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# (a) For $f(x) = \frac{x}{\ln x}$ find each of the following limits. (i) $\displaystyle \lim_{x \to 0^+} f(x)$ (ii) $\displaystyle \lim_{x \to 1^-} f(x)$ (iii) $\displaystyle \lim_{x \to 1^+} f(x)$(b) Use a table of values to estimate $\displaystyle \lim_{x \to \infty} f(x)$.(c) Use the information from parts (a) and (b) to make a rough sketch of the graph of $f$.

## (a) $(i) \lim _{x \rightarrow 0^{+}} f(x)=\lim _{x \rightarrow 0^{+}} \frac{x}{\ln x}=0$ since $x \rightarrow 0^{+}$ and $\ln x \rightarrow-\infty$ as $x \rightarrow 0^{+}$(ii) $\lim _{x \rightarrow 1^{-}} f(x)=\lim _{x \rightarrow 1^{-}} \frac{x}{\ln x}=-\infty$ since $x \rightarrow 1$ and $\ln x \rightarrow 0^{-}$ as $x \rightarrow 1^{-}$(iii) $\lim _{x \rightarrow 1^{+}} f(x)=\lim _{x \rightarrow 1^{+}} \frac{x}{\ln x}=\infty$ since $x \rightarrow 1$ and $\ln x \rightarrow 0^{+}$ as $x \rightarrow 1^{+}$(b) $$\begin{array}{|r|r|}\hline x & f(x) \\\hline 10,000 & 1085.7 \\100,000 & 8685.9 \\1,000,000 & 72,382.4 \\\hline\end{array}$$$$\text { It appears that } \lim _{x \rightarrow \infty} f(x)=\infty$$

Limits

Derivatives

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##### Heather Z.

Oregon State University

##### Kristen K.

University of Michigan - Ann Arbor

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University of Nottingham

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Idaho State University

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### Video Transcript

and this activity were being given this function f of X equals X divided by the log of X. And for part a we're asked to find three limits. The first limit he is, what is the limit of this function? As the input? X approaches zero from the positive side. Okay, well, as X approaches zero, the numerator is approaching zero. So this is a small number. And as X approaches zero in the denominator, this is a negative larger number as the number gets smaller and smaller and smaller and is divided by a number that's getting bigger and bigger and bigger than the total value is approaching zero But it is approaching zero from the negative side. So the limit is going to be coming from the negative side and approaching zero as X approaches zero from the positive side, which means looking on a graph. Yeah. Right. Yeah. Yes. Mhm. That portion of the ground that's close to zero on the positive side. Mhm. We'll be approaching zero but from the negative sides, that part of the graph will look kind of like that. Then the second thing that were asked to consider is what is the limit of this function As X approaches one from the negative side? Well, again, if X is approaching negative effects is approaching one from the negative side, the limit of the numerator is going to be one. It's going to be a number that's just slightly smaller than one but it's getting closer and closer to once that's essentially constant. The log of one is zero. The log of a number that is less than one is a negative value that is getting closer and closer to zero. So if I have a constant divided by a very small number that's getting smaller and smaller and smaller and is negative then that is approaching a negative infinity. And the third limit that were asked to consider in part A is what is the limit of this function F has X approaches one from the positive side and Using the same logic, I've got a constant one that is being divided by a number that is getting smaller and smaller and smaller but that is positive and that is going to be a positive infinity. So on hoops. Mhm. Yeah. Yeah. My God. As the X is approaching one, I put my ass into it in the wrong spot. So The limit has x approaches zero is zero. It's coming from the negative side. The limit as X approaches one from the negative side is negative infinity. The limit as X approaches one from the positive side, his positive infinity. And then we're being asked to use a table of values in part B to find what is the limit of dysfunction F as X approaches infinity. Yeah. Yeah. Yeah. So if I calculate this function f with an input of 1000 to say mhm. That gives me 144. If I evaluate this function with an input of one million for example. Yeah, that gives me an even bigger number. If I evaluate this, Let's say just 10, It gives me just four. Yeah. So as the input gets bigger, the output is getting bigger. That kind of makes sense because I've got a number that's growing in the numerator, divided by a number that's growing but not as quickly in the denominator log grows more slowly than the number itself. So I've got a large number divided by a less large number, which means that this is also going to approach positive infinity but gradually. So as we head off in this direction, we're approaching infinity gradually. So somewhere in the middle here there is a point where it decreases and then increases again. And that is sort of a rough sketch of what this will look like. Let's just see how close we got. Hope I made it come down too far. Oops. So this side is approaching infinity. This side is approaching infinity gradually I got the slopes wrong and I got the minimum value wrong but must still relatively accurate given the information that we have. Mhm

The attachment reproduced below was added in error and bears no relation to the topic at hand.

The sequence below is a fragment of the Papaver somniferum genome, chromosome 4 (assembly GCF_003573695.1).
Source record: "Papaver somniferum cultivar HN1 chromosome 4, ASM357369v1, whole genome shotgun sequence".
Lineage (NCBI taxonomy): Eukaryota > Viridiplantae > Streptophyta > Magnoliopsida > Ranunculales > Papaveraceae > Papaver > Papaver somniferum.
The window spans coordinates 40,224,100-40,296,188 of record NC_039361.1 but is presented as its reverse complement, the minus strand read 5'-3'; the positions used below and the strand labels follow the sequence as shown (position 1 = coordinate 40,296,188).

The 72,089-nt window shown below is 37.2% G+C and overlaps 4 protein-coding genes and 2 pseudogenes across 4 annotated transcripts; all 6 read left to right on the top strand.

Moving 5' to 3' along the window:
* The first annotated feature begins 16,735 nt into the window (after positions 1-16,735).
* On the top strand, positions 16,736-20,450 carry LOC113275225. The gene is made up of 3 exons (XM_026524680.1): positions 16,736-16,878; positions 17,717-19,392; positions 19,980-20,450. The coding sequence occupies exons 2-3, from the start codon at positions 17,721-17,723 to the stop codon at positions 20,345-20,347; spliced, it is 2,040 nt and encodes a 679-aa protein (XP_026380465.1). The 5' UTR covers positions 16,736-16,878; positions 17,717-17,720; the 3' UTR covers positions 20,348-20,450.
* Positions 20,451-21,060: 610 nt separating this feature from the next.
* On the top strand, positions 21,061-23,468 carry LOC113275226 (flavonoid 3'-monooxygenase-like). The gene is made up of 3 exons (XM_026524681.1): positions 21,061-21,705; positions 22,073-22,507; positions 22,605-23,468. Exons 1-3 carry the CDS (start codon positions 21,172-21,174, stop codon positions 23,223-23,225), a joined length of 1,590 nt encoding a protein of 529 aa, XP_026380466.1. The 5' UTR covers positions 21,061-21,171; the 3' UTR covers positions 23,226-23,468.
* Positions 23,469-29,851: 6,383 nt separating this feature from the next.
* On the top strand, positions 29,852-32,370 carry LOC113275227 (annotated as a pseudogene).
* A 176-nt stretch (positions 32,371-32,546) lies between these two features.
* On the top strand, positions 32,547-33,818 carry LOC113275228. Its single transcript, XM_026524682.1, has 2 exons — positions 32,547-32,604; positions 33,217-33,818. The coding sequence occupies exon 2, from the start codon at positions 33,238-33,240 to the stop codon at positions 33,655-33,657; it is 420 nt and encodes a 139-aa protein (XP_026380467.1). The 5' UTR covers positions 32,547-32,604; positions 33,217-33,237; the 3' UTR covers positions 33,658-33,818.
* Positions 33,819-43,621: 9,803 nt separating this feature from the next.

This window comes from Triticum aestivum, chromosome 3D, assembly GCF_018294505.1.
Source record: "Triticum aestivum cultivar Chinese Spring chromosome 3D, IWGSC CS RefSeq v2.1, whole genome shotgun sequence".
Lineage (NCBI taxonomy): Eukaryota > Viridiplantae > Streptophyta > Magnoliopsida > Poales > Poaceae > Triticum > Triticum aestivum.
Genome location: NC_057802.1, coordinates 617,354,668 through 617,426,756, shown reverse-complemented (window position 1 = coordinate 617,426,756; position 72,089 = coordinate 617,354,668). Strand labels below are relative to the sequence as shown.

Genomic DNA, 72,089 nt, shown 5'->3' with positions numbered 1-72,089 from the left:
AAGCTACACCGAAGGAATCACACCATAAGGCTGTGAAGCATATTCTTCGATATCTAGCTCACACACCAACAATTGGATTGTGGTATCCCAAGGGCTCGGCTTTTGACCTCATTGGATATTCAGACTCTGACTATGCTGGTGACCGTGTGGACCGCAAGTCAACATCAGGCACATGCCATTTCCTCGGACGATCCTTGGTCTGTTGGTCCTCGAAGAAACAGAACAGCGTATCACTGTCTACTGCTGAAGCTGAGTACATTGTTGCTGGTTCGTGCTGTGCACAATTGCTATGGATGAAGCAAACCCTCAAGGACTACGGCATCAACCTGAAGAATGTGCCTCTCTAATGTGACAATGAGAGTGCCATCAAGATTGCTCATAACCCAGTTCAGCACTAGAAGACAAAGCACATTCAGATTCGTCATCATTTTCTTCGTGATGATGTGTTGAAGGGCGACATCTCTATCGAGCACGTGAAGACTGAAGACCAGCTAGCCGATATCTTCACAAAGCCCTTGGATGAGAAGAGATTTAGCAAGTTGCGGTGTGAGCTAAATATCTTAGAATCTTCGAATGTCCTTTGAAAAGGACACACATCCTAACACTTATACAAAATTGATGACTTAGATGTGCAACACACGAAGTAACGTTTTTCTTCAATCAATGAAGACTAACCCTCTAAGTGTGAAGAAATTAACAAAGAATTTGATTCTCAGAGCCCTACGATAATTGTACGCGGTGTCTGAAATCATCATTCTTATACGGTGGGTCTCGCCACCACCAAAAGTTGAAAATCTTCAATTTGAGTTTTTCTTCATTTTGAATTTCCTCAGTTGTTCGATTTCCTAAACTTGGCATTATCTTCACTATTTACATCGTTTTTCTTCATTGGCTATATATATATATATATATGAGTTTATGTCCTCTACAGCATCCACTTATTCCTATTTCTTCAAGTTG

University of Southern California

#### Topics

Limits

Derivatives

##### Heather Z.

Oregon State University

##### Kristen K.

University of Michigan - Ann Arbor

##### Samuel H.

University of Nottingham

##### Michael J.

Idaho State University

Lectures

Join Bootcamp